SEN. THAD COCHRAN: I disagree very strongly with that conclusion, and I think a review of the facts and also of Mr. Barbour's testimony shows that they have ample funds to do what they did in contributing to state party funds, to help in the election turnout, and to help in the campaigns of candidates that year in the federal election. One thing to remember, we're studying and reviewing the 1996 election campaigns. This is a '94 event. It's interesting that all of our effort so far has been to look at the presidential and congressional and party activities in the '96 cycle where we're spending an awful lot of time on '94. It makes you wonder, you know, whether we really had any evidence or information that would implicate the RNC in the '96 campaign. I think the conclusion is that it's really clean. And that's one thing that I think Haley Barbour's testimony today proves.
MARGARET WARNER: Do you agree with that, Sen. Durbin?
SEN. DICK DURBIN: Well, I think that the evidence would have to speak for itself, but what we have here is--are a lot of questions, frankly, of Democrats and Republicans about fund-raising with foreign money. I will concede, and I think Sen. Cochran would be the first to concede as well, that there has been evidence in the first two weeks that the Democratic Party raised money overseas it should not have raised. In fact, one of the hearings resulted in $50,000 being refunded by the Democratic National Committee. Well, it turns out the Republican National Committee had to refund over $100,000 for a similar situation. I hope it leads us beyond this gotcha phase to suggest that we ought to change the system, maybe clean it up and talk about eliminating this foreign money, and its involvement at virtually any level in our political process.
MARGARET WARNER: All right. Sen. Cochran, go back to the last two weeks, and what, in a nutshell, do you think Republicans have been able to demonstrate about the Democrats' fund-raising practices?
SEN. THAD COCHRAN: Well, first of all, this is a comprehensive review of activities in the last federal election campaign. And I think our effort is to look, first of all, at illegal activities to determine what, if anything, we should do to help clarify the law, so that everybody understands what's legal and illegal. There are a lot of questions about the President's election campaign and raising funds at the White House, using federal resources for that purpose, which is clearly prohibited by current law. This is a very important part of our investigation as well, although we are looking at changes that should be made in the law. And if we can come up with the recommendations to improve the system, we will do that as well.
MARGARET WARNER: Do you think, Sen. Cochran, that what's been demonstrated about each party--and I know you're not finished yet--but is roughly on a par, and that they're roughly equal?
SEN. THAD COCHRAN: No, I disagree with that. I think it's very obvious that there are a lot of transgressions that have been uncovered that we know happened in the '96 campaign. John Huang, for example, an employee at the Department of Commerce, was very actively involved in helping raise money, being given credit for campaign donations to the Democratic National Committee at a time when he was deputy assistant secretary of commerce. That was clearly an illegal act, and there are also questions about other officials in the administration using the White House for purely political purposes, and whether or not that was also violative of current law.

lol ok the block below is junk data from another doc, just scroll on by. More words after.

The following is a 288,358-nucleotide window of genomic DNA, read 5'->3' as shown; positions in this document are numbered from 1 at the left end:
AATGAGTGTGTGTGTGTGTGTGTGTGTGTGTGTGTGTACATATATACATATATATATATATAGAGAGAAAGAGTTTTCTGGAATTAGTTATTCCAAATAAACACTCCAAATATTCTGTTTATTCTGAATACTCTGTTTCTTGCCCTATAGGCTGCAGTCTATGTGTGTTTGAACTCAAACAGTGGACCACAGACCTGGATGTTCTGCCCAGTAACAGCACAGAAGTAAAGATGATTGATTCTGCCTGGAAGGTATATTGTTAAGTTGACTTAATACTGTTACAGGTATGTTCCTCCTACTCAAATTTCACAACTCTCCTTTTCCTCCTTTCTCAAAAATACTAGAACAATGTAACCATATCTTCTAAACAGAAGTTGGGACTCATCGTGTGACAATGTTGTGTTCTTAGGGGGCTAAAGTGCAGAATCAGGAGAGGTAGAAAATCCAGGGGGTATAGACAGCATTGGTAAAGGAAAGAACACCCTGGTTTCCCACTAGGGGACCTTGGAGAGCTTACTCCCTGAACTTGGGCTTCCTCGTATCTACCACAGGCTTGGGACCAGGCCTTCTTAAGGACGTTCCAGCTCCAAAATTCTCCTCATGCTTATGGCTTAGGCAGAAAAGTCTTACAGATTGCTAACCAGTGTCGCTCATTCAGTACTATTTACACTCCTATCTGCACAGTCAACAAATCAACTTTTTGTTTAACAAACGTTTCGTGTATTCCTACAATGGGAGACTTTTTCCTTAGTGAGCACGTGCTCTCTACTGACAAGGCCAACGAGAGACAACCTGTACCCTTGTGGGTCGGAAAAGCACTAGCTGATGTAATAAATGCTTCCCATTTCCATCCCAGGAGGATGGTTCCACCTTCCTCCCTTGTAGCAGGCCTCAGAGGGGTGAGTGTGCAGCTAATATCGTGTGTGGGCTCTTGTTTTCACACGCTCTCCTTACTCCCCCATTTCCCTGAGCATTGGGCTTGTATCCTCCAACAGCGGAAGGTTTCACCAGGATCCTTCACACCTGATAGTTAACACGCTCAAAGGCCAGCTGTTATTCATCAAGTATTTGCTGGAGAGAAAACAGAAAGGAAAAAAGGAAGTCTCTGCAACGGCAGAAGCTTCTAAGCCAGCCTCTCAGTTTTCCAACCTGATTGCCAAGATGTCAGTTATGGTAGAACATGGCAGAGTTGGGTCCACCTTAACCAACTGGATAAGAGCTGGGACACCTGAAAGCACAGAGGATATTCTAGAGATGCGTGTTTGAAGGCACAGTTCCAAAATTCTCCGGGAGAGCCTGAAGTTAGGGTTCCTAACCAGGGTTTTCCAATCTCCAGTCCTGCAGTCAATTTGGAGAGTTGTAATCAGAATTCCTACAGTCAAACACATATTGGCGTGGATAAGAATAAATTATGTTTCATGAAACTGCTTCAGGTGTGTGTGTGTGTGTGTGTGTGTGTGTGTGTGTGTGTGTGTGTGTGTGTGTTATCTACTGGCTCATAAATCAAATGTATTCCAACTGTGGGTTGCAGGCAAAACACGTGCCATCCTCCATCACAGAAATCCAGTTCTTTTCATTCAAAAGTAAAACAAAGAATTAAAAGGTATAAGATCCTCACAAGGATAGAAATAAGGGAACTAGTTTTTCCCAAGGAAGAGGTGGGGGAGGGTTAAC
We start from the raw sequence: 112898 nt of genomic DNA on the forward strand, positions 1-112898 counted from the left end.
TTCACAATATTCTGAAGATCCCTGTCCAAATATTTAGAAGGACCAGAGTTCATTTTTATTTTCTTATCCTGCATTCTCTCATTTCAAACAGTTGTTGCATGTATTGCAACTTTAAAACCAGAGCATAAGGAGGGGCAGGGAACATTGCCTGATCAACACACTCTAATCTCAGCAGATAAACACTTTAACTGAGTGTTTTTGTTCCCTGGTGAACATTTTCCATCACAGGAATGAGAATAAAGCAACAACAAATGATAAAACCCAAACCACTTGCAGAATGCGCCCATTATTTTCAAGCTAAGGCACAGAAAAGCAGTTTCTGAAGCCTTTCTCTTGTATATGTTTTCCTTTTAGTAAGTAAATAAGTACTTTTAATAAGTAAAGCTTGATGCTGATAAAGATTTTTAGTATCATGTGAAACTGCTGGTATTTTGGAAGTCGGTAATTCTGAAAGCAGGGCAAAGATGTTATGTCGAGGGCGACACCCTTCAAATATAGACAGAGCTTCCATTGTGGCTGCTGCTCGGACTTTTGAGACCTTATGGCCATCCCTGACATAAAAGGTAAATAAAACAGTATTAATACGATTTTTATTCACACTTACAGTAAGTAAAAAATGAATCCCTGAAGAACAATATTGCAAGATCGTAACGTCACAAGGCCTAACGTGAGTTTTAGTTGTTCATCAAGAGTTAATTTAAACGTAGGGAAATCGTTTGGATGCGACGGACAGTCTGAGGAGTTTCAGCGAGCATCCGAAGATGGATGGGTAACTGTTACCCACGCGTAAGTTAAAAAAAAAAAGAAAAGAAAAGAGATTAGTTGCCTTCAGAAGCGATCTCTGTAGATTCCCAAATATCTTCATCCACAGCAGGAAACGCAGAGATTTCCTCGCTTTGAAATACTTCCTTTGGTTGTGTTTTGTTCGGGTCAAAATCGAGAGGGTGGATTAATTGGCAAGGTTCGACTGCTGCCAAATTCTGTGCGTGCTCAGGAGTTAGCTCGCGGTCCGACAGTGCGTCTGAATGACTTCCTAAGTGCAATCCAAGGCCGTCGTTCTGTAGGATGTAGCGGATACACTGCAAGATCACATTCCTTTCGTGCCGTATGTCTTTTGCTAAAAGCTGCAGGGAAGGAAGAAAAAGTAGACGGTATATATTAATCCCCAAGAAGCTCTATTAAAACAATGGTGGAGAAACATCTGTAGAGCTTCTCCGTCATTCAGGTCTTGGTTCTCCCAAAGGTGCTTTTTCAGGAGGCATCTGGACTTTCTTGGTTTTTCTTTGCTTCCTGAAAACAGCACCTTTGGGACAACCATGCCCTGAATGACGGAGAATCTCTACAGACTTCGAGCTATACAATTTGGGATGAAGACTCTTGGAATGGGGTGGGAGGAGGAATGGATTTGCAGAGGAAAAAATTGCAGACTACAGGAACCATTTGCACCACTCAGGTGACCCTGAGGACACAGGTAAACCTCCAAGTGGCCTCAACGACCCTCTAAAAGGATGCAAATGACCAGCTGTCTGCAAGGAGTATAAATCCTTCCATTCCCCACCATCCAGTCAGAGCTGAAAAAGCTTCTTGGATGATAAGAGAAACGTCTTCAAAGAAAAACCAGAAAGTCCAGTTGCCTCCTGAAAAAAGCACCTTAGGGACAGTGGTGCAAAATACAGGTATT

MARGARET WARNER: Sen. Durbin, your view of whether they're roughly on a par.
SEN. DICK DURBIN: Well, I think we're going to find that if we look at the sweep of history over the last six years, that both political parties have ample share of embarrassment here. We have seen the vice chairman of the Republican fund-raising effort found guilty of laundering substantial sums of money. I wouldn't be surprised if we find misconduct on the part of Mr. Huang. Certainly, there have been a lot of suggestions along those lines. I'm not going to try to find excuses for either. I think they both should be held accountable, as Mr. Fierman was. But let's see when it's all over whether we get the real message from the American people and change the system. It just isn't enough to investigate it; we have to reform it.
MARGARET WARNER: All right. And very briefly, Sen. Cochran, before we go, why did the committee decide to override Justice Department objections and grant immunity to these four Buddhist nuns and this one other fund-raiser?
SEN. THAD COCHRAN: Most of our committee members concluded that we were given no good reason not to grant immunity to these individuals. They have information that we think can be helpful in understanding the extent to which laws may have been violated in connection with fund-raising in the federal election campaign for the President in the last cycle. Our investigation is not over. We have a lot more to learn. And questioning these witnesses can lead us to the truth.
MARGARET WARNER: Sen. Durbin, you were nodding. You Democrats agreed--
SEN. DICK DURBIN: I voted with Sen. Thompson and Sen. Cochran, for that matter, on four of the five requests for immunity. The Department of Justice just gave us no basis to walk away from these witnesses. I think they can bring important evidence to the investigation.
MARGARET WARNER: All right. Well, thank you both, Senators, very much.
SEN. THAD COCHRAN: Thank you.